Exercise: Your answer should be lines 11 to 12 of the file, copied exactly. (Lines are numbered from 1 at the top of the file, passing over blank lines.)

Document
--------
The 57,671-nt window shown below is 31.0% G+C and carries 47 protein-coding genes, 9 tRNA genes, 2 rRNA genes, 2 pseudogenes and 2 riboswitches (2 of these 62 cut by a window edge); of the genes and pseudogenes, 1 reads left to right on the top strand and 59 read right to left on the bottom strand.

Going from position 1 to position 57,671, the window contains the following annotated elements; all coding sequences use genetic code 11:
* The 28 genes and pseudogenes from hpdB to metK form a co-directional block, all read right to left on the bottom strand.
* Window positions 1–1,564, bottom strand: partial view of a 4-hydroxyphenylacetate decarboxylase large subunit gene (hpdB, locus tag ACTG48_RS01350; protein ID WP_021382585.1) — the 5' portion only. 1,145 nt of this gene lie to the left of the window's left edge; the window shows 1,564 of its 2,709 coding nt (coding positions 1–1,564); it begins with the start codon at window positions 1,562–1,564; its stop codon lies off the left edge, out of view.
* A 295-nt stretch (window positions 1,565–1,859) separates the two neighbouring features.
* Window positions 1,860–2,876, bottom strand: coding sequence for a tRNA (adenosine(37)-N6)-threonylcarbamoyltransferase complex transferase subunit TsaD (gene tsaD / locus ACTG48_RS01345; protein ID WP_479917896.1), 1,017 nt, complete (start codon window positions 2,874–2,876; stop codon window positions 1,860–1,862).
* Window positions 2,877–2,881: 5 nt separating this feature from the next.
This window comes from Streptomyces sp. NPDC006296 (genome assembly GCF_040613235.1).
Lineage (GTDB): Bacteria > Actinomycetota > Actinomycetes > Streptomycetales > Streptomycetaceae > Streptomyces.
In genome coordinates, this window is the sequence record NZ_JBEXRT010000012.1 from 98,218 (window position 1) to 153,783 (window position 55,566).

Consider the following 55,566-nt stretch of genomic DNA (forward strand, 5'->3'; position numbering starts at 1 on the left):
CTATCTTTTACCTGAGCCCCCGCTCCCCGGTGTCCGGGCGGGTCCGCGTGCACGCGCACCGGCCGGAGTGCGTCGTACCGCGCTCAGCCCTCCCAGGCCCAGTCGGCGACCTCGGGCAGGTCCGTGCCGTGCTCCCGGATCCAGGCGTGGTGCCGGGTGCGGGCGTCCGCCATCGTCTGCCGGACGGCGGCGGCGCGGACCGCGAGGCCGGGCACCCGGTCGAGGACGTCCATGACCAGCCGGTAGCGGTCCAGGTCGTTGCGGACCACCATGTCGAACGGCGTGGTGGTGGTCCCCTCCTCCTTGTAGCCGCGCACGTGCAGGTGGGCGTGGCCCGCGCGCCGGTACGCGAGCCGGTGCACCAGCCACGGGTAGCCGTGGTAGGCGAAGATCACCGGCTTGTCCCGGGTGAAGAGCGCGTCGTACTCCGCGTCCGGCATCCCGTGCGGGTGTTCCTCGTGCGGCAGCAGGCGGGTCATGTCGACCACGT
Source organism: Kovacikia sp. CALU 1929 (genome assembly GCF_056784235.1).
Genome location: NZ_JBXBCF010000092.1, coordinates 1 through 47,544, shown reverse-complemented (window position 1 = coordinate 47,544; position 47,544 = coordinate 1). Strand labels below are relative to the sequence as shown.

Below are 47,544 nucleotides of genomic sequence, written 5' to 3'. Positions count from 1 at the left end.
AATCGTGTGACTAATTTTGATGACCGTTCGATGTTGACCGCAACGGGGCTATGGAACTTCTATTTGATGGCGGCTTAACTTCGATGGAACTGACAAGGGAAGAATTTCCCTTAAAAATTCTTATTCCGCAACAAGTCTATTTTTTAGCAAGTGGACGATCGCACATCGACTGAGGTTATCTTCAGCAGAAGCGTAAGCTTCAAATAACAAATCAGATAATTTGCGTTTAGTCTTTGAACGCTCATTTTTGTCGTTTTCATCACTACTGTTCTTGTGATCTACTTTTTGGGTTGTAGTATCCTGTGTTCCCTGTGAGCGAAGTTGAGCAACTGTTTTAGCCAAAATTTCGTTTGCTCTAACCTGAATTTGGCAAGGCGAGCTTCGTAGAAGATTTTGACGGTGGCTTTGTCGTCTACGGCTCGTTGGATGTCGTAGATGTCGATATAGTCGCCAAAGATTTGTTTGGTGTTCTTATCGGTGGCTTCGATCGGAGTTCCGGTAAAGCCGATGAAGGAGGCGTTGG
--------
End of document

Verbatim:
Consider the following 55,566-nt stretch of genomic DNA (forward strand, 5'->3'; position numbering starts at 1 on the left):
CTATCTTTTACCTGAGCCCCCGCTCCCCGGTGTCCGGGCGGGTCCGCGTGCACGCGCACCGGCCGGAGTGCGTCGTACCGCGCTCAGCCCTCCCAGGCCCAGTCGGCGACCTCGGGCAGGTCCGTGCCGTGCTCCCGGATCCAGGCGTGGTGCCGGGTGCGGGCGTCCGCCATCGTCTGCCGGACGGCGGCGGCGCGGACCGCGAGGCCGGGCACCCGGTCGAGGACGTCCATGACCAGCCGGTAGCGGTCCAGGTCGTTGCGGACCACCATGTCGAACGGCGTGGTGGTGGTCCCCTCCTCCTTGTAGCCGCGCACGTGCAGGTGGGCGTGGCCCGCGCGCCGGTACGCGAGCCGGTGCACCAGCCACGGGTAGCCGTGGTAGGCGAAGATCACCGGCTTGTCCCGGGTGAAGAGCGCGTCGTACTCCGCGTCCGGCATCCCGTGCGGGTGTTCCTCGTGCGGCAGCAGGCGGGTCATGTCGACCACGT